Published on July 23rd, 2008 | by Chris1
Lawrence of Arabia (1962)
Before I start, I should mention that I had never seen Lawrence of Arabia before today. Not even a hint of it. Why not? Sure I've heard how great it was, but because of its length I've never been able to wrangle the opportunity. Until today.
Lawrence of Arabia is the very definition of a "movie epic." It's probably in the dictionary. From the sheer length (nearly four hours!) to the scope of the vision, the camera work, the story, the characters.... It really is that good. You might be saying, "But I thought you hated long movies!" Not so at all. Only when they are too long for their own good do I not care for it.
But I would say that the nearly four-hour length of Lawrence of Arabia isn't nearly long enough. In fact when it was over I was saying to myself, "That's it? Where's the rest of the story?!"
What you have here is the "hollywood" true story of Thomas Edward Lawrence (Peter O'Toole), an officer in the British army stationed in the middle east during World War I. His cavalier attitude gets him transferred out of the Cairo office to be a liaison to Prince Faisal (Alec Guinness) and help unite the Arab tribal armies under the British flag against the Turks.
What happens instead is Lawrence becomes more involved with the Arab cause than the British cause, and with the help of tribal leaders Sherif Ali (Omar Sharif) and Auda Abu Tayi (Anthony Quinn) eventually leads the Arabs to take the city of Damascus from the Turks, and also away from the British.
Helping inflate the image of Lawrence is a Chicago newpaper reporter, Jackson Bentley (Arthur Kennedy), who reports back on Lawrence's "freedom fighting" activities....
But ultimately this picture is not about the war, or the Arab cause, or any of that. I think it is a story about humility. Or dare I say, lack thereof. We see Lawrence go from the cocky and disrespectful officer, to learning his place in the Arab camps, to becoming their leader. Subsequently he's beaten back down (quite literally) from his "high horse" position and finally sees the larger picture. Ironically its his same cavalier-ness (is that a word) that winds up getting him killed. In between he has to deal with entities such as Prince Faisal, who despite his position, seems to maintain a certain level of humility that Lawrence does not, to the two "outcast" boys he takes on as his servants, only to lose both of them in unfortunate accidents.
There isn't a frame of film shot in the length of this film that is meaningless, either. Every single shot seems to be quite purposefully and artfully set up. From the truly epic images of hundreds of horse-bound warriors, to closeups.... Nothing is wasted. The DVD I viewed (the 2002 "single disc" edition) was an excellent restoration. The original 70mm source quality shines through. I'm to understand that there has been further work done on the film for a recent HD release, presumably this will make its way to Blu-Ray. If you need a reason to jump on that bandwagon, this will be it.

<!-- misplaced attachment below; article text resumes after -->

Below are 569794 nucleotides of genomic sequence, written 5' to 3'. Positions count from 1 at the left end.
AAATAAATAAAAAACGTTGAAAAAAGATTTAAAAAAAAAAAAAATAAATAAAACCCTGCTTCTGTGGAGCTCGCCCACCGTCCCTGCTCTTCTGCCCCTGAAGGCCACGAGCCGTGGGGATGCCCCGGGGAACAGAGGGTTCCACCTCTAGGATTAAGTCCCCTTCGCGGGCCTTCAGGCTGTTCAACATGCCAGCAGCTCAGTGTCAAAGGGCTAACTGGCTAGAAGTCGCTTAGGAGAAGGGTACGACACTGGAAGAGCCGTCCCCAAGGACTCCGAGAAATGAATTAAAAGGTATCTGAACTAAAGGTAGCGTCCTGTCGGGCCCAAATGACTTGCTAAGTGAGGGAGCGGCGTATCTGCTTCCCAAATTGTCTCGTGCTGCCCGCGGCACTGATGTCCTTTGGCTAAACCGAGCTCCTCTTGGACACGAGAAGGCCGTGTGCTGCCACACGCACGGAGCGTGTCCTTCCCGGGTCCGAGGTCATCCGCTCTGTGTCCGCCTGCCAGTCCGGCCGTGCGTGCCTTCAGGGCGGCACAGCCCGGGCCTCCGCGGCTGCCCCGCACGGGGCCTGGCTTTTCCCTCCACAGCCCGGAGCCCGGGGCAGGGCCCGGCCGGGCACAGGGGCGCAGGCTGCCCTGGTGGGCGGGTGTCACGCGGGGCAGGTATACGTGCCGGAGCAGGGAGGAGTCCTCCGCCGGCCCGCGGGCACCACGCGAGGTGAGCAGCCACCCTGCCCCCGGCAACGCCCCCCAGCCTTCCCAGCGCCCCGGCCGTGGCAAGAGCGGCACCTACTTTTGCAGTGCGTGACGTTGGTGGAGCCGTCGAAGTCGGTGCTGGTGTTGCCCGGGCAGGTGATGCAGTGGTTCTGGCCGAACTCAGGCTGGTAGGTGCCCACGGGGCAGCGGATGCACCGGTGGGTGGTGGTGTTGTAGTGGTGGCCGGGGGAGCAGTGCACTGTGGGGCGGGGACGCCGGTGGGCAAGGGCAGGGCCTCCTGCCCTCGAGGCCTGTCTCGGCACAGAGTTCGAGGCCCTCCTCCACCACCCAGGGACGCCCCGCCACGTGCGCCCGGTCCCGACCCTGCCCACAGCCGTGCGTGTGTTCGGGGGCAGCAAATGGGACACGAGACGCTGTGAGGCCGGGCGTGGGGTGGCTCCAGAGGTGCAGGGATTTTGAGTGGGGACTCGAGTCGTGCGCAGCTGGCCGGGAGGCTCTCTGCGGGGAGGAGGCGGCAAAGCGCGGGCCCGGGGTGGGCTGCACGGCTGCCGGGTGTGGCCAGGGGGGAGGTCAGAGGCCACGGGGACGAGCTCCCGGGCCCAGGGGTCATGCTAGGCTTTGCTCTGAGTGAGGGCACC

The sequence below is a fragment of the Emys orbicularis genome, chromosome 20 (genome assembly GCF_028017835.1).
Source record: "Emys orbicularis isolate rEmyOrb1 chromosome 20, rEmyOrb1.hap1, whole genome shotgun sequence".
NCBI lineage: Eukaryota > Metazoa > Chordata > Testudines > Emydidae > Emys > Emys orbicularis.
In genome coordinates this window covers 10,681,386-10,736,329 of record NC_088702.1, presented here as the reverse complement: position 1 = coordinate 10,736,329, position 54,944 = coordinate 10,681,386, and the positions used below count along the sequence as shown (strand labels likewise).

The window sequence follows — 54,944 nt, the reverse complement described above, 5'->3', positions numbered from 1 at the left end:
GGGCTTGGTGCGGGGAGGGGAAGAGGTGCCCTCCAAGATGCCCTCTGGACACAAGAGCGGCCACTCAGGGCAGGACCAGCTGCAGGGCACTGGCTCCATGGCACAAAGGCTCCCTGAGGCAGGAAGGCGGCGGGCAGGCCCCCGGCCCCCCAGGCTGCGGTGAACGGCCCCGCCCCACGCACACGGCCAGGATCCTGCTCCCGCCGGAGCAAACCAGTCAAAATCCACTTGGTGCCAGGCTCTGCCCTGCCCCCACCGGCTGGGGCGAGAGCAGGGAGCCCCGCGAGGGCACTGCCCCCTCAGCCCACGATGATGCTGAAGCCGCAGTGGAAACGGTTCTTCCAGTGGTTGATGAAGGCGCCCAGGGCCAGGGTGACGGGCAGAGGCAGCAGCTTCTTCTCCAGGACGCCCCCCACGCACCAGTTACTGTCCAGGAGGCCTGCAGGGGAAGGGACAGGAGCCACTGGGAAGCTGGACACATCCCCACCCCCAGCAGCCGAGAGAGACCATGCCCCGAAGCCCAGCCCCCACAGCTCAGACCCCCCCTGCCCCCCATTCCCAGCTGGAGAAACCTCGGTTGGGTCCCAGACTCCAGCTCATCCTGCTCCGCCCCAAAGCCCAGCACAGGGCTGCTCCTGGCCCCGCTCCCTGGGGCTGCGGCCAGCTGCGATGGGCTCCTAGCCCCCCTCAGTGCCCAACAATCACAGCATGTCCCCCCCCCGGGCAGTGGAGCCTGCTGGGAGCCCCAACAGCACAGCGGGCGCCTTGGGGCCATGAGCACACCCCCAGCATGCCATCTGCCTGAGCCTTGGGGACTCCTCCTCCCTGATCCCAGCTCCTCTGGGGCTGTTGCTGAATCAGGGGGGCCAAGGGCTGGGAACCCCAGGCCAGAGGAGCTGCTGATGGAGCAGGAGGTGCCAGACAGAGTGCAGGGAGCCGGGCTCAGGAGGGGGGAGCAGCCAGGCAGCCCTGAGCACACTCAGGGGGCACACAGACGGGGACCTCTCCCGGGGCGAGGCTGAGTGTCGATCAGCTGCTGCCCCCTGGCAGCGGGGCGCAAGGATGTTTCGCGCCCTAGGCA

The score is equally grand and epic, but never manages to overshadow the film as can sometimes happen. The "prelude" to the film, where there is nothing but an empty screen and the score plays, introduces us to the main themes in the soundtrack in a "concert hall" like fashion. I can't imagine today's audiences caring much for it, and normally I would have balked at the idea, but once you really listen to it, the score is absolutely amazing.
What is also evident is the concept of the failing of the British Empire. The theme is unavoidable. On the one hand it seems to dispouse the "arrogance" of the British viewpoint toward "the natives", but yet we still have a portrayal like Quinn's character, the coarse, greedy, arrogant and mostly ignorant tribesman. Contrast still with the refined presence of the other tribesman as portrayed by Sharif, and even their Prince. Difficult to say what they're trying to present, if anything at all. Balance? Your guess is as good as mine.
If you've never witnessed Lawrence of Arabia, like I hadn't, then you are truly missing out. Just like reading Dickens, listening to Mozart, or visiting the Eiffel Tower, taking in a masterpiece such as this has to be done, at least once in your life.
(I'm also classifying this as both "World War I" and "Other" due to it falling into both categories, I'm not sure which would be more appropriate!)
Summary: If you've never witnessed Lawrence of Arabia, like I hadn't, then you are truly missing out. Just like reading Dickens, listening to Mozart, or visiting the Eiffel Tower, taking in a masterpiece such as this has to be done, at least once in your life.